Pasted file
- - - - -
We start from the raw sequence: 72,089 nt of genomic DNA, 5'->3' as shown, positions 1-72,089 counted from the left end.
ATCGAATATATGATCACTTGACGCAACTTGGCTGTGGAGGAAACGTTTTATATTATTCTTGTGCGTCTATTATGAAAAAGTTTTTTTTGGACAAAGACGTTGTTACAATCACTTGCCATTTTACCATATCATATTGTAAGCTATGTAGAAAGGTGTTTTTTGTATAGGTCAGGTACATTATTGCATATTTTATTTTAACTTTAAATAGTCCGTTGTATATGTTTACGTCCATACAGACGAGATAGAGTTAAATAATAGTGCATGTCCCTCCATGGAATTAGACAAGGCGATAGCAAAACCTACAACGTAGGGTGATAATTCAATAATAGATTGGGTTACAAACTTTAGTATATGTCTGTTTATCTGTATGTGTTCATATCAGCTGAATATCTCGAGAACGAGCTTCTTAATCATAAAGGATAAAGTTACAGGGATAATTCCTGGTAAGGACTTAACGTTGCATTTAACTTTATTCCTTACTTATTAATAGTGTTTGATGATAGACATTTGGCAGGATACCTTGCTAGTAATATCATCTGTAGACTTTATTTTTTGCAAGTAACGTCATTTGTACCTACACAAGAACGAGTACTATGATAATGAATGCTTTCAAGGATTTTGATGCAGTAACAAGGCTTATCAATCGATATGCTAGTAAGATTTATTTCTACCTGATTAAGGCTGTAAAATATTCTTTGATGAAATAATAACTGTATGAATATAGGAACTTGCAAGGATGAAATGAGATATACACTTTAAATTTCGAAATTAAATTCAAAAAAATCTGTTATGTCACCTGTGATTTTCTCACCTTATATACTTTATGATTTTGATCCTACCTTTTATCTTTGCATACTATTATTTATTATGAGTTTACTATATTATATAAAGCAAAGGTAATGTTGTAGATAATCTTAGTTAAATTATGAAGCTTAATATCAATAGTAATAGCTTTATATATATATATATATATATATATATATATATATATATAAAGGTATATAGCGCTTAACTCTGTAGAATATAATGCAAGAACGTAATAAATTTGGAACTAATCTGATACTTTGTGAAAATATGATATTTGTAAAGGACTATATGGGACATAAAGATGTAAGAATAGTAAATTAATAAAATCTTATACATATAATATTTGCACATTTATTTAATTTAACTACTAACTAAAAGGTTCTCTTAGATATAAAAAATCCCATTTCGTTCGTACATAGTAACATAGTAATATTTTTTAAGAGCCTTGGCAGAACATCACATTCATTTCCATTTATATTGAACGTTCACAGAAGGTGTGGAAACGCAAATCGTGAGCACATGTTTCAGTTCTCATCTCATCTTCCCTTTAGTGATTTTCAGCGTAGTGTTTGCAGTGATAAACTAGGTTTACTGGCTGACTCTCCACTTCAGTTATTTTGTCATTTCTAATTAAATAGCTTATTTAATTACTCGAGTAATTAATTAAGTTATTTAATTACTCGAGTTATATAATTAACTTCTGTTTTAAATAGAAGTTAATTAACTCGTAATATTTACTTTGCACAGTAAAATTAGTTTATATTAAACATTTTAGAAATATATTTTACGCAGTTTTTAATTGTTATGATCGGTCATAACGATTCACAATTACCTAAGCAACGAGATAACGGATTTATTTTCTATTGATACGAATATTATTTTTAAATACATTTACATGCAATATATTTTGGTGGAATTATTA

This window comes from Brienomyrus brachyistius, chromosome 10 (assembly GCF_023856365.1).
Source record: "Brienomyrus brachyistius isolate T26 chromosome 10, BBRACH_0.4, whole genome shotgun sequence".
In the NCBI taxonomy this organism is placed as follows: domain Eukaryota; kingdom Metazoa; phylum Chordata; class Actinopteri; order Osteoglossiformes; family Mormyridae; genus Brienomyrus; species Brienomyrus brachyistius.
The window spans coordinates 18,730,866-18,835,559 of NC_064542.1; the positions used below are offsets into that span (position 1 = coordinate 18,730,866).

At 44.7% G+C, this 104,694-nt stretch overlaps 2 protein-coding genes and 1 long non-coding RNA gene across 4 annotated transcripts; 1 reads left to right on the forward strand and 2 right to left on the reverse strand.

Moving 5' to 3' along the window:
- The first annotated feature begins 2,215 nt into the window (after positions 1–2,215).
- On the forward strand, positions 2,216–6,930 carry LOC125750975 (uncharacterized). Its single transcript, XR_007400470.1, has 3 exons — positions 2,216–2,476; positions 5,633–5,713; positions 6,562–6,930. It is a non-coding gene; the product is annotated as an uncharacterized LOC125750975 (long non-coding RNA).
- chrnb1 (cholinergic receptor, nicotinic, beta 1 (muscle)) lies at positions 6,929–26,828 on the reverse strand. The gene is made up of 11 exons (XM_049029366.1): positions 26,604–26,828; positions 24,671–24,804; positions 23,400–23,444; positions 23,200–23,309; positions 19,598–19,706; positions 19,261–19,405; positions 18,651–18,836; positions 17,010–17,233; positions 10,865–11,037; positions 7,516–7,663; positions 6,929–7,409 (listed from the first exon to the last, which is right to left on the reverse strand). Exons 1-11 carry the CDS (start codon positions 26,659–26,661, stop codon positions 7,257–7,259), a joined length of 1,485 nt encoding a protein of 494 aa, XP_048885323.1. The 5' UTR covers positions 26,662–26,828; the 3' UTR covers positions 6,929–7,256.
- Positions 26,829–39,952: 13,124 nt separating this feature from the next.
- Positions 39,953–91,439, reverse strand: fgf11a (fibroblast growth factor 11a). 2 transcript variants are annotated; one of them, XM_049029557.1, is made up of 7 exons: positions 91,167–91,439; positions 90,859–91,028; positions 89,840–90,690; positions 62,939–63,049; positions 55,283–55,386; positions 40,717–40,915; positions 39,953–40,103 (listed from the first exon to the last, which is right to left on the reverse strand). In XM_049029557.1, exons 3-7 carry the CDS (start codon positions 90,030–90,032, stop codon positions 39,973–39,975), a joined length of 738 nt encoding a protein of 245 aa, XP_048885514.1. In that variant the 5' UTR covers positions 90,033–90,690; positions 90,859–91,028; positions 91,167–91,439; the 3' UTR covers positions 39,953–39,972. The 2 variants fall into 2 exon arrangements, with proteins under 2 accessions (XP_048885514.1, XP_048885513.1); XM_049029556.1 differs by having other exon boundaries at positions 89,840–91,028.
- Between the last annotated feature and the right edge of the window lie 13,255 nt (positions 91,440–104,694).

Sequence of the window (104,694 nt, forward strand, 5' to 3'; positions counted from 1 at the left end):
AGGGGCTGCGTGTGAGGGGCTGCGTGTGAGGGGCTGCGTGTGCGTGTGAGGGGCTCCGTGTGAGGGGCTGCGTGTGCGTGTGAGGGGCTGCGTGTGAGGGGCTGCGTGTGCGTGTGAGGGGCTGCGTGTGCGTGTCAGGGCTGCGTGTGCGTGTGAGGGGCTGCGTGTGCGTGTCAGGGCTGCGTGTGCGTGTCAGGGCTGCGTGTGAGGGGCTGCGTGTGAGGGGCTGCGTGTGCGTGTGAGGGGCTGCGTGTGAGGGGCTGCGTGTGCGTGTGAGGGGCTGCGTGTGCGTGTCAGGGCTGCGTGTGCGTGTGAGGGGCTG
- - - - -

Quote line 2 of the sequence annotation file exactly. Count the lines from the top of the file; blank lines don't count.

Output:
ATCGAATATATGATCACTTGACGCAACTTGGCTGTGGAGGAAACGTTTTATATTATTCTTGTGCGTCTATTATGAAAAAGTTTTTTTTGGACAAAGACGTTGTTACAATCACTTGCCATTTTACCATATCATATTGTAAGCTATGTAGAAAGGTGTTTTTTGTATAGGTCAGGTACATTATTGCATATTTTATTTTAACTTTAAATAGTCCGTTGTATATGTTTACGTCCATACAGACGAGATAGAGTTAAATAATAGTGCATGTCCCTCCATGGAATTAGACAAGGCGATAGCAAAACCTACAACGTAGGGTGATAATTCAATAATAGATTGGGTTACAAACTTTAGTATATGTCTGTTTATCTGTATGTGTTCATATCAGCTGAATATCTCGAGAACGAGCTTCTTAATCATAAAGGATAAAGTTACAGGGATAATTCCTGGTAAGGACTTAACGTTGCATTTAACTTTATTCCTTACTTATTAATAGTGTTTGATGATAGACATTTGGCAGGATACCTTGCTAGTAATATCATCTGTAGACTTTATTTTTTGCAAGTAACGTCATTTGTACCTACACAAGAACGAGTACTATGATAATGAATGCTTTCAAGGATTTTGATGCAGTAACAAGGCTTATCAATCGATATGCTAGTAAGATTTATTTCTACCTGATTAAGGCTGTAAAATATTCTTTGATGAAATAATAACTGTATGAATATAGGAACTTGCAAGGATGAAATGAGATATACACTTTAAATTTCGAAATTAAATTCAAAAAAATCTGTTATGTCACCTGTGATTTTCTCACCTTATATACTTTATGATTTTGATCCTACCTTTTATCTTTGCATACTATTATTTATTATGAGTTTACTATATTATATAAAGCAAAGGTAATGTTGTAGATAATCTTAGTTAAATTATGAAGCTTAATATCAATAGTAATAGCTTTATATATATATATATATATATATATATATATATATATATAAAGGTATATAGCGCTTAACTCTGTAGAATATAATGCAAGAACGTAATAAATTTGGAACTAATCTGATACTTTGTGAAAATATGATATTTGTAAAGGACTATATGGGACATAAAGATGTAAGAATAGTAAATTAATAAAATCTTATACATATAATATTTGCACATTTATTTAATTTAACTACTAACTAAAAGGTTCTCTTAGATATAAAAAATCCCATTTCGTTCGTACATAGTAACATAGTAATATTTTTTAAGAGCCTTGGCAGAACATCACATTCATTTCCATTTATATTGAACGTTCACAGAAGGTGTGGAAACGCAAATCGTGAGCACATGTTTCAGTTCTCATCTCATCTTCCCTTTAGTGATTTTCAGCGTAGTGTTTGCAGTGATAAACTAGGTTTACTGGCTGACTCTCCACTTCAGTTATTTTGTCATTTCTAATTAAATAGCTTATTTAATTACTCGAGTAATTAATTAAGTTATTTAATTACTCGAGTTATATAATTAACTTCTGTTTTAAATAGAAGTTAATTAACTCGTAATATTTACTTTGCACAGTAAAATTAGTTTATATTAAACATTTTAGAAATATATTTTACGCAGTTTTTAATTGTTATGATCGGTCATAACGATTCACAATTACCTAAGCAACGAGATAACGGATTTATTTTCTATTGATACGAATATTATTTTTAAATACATTTACATGCAATATATTTTGGTGGAATTATTA